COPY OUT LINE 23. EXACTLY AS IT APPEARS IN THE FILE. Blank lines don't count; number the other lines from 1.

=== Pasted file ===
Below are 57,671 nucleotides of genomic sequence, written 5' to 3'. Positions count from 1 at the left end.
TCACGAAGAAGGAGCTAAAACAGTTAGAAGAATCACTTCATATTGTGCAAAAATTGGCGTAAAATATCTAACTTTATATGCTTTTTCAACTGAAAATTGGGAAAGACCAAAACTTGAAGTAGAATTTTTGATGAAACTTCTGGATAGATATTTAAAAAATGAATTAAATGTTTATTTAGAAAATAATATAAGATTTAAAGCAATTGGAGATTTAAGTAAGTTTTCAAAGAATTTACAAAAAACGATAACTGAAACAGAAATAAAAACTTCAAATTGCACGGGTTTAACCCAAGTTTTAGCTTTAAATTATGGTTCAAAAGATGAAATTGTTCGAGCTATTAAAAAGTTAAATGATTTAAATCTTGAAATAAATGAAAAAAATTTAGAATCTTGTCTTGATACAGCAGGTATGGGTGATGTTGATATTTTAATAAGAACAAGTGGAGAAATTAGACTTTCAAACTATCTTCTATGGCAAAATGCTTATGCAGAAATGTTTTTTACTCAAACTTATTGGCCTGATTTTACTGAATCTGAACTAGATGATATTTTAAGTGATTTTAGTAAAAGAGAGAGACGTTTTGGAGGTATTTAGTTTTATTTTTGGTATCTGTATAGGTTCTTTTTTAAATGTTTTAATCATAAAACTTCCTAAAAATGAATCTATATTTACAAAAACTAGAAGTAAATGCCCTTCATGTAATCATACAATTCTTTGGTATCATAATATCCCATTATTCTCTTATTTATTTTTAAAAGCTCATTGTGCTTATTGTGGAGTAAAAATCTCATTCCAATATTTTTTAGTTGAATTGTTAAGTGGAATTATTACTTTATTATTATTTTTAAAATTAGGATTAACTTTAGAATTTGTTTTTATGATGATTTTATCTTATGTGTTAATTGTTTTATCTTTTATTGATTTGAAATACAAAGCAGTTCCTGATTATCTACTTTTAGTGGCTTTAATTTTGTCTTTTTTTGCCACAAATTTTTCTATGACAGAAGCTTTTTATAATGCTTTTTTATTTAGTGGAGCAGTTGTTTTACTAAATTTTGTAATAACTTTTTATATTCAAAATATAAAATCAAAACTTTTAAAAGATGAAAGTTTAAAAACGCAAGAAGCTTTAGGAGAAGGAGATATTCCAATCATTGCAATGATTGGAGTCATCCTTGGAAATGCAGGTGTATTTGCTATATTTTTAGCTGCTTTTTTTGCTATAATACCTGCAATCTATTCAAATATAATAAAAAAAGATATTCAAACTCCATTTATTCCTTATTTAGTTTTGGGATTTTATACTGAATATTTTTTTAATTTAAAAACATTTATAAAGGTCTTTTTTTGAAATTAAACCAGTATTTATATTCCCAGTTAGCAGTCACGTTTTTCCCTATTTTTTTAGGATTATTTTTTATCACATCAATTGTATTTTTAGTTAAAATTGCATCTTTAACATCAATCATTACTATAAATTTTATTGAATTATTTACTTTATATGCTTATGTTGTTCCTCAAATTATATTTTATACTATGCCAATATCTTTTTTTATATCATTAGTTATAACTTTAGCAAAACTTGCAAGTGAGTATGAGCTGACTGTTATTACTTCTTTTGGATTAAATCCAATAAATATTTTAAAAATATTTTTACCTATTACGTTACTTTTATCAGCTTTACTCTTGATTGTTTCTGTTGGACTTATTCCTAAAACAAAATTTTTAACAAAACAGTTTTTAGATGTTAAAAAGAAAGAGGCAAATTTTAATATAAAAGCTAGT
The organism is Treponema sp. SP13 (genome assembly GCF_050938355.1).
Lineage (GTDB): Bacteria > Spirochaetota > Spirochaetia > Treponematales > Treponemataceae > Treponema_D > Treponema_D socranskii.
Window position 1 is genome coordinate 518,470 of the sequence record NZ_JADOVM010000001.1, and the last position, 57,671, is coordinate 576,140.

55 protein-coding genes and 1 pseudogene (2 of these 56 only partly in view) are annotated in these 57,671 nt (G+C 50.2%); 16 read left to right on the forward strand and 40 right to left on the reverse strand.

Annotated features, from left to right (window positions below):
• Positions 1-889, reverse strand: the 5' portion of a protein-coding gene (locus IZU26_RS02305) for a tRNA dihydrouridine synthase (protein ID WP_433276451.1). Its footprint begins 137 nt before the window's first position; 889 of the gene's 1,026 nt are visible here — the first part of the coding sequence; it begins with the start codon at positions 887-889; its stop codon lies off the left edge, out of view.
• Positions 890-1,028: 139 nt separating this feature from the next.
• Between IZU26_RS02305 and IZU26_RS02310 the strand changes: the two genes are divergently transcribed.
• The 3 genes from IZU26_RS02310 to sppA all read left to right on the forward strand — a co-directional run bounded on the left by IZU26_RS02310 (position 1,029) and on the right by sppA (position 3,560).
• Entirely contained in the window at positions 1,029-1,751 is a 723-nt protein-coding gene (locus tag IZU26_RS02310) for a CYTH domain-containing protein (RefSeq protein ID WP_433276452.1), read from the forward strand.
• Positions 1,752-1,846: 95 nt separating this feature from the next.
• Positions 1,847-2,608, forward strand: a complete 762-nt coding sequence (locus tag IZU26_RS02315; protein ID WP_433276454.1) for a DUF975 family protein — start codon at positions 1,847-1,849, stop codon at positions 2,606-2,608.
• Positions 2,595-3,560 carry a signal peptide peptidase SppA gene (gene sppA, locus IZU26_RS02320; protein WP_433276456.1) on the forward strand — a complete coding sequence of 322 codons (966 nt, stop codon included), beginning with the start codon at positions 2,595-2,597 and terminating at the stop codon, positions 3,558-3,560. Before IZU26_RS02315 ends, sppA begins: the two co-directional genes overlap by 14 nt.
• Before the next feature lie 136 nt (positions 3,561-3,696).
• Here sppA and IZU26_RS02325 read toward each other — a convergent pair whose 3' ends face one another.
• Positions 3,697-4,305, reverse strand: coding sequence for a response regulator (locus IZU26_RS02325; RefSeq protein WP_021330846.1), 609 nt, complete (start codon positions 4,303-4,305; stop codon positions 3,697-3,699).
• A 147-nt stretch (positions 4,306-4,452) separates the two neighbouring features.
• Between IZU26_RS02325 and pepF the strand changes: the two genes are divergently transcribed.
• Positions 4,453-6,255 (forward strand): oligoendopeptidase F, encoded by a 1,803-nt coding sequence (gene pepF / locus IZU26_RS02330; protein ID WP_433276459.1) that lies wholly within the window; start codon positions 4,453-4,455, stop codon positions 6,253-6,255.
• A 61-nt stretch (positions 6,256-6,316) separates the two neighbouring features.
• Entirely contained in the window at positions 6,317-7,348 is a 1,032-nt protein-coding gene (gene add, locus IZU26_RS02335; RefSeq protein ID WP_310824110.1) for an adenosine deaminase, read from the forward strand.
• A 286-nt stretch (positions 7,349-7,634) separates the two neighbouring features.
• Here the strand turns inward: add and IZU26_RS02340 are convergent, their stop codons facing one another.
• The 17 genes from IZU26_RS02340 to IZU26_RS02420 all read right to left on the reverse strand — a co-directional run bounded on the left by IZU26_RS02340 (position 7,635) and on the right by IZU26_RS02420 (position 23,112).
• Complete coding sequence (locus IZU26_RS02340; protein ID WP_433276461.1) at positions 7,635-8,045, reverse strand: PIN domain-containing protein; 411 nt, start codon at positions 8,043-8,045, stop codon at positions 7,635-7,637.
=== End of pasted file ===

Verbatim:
• Entirely contained in the window at positions 6,317-7,348 is a 1,032-nt protein-coding gene (gene add, locus IZU26_RS02335; RefSeq protein ID WP_310824110.1) for an adenosine deaminase, read from the forward strand.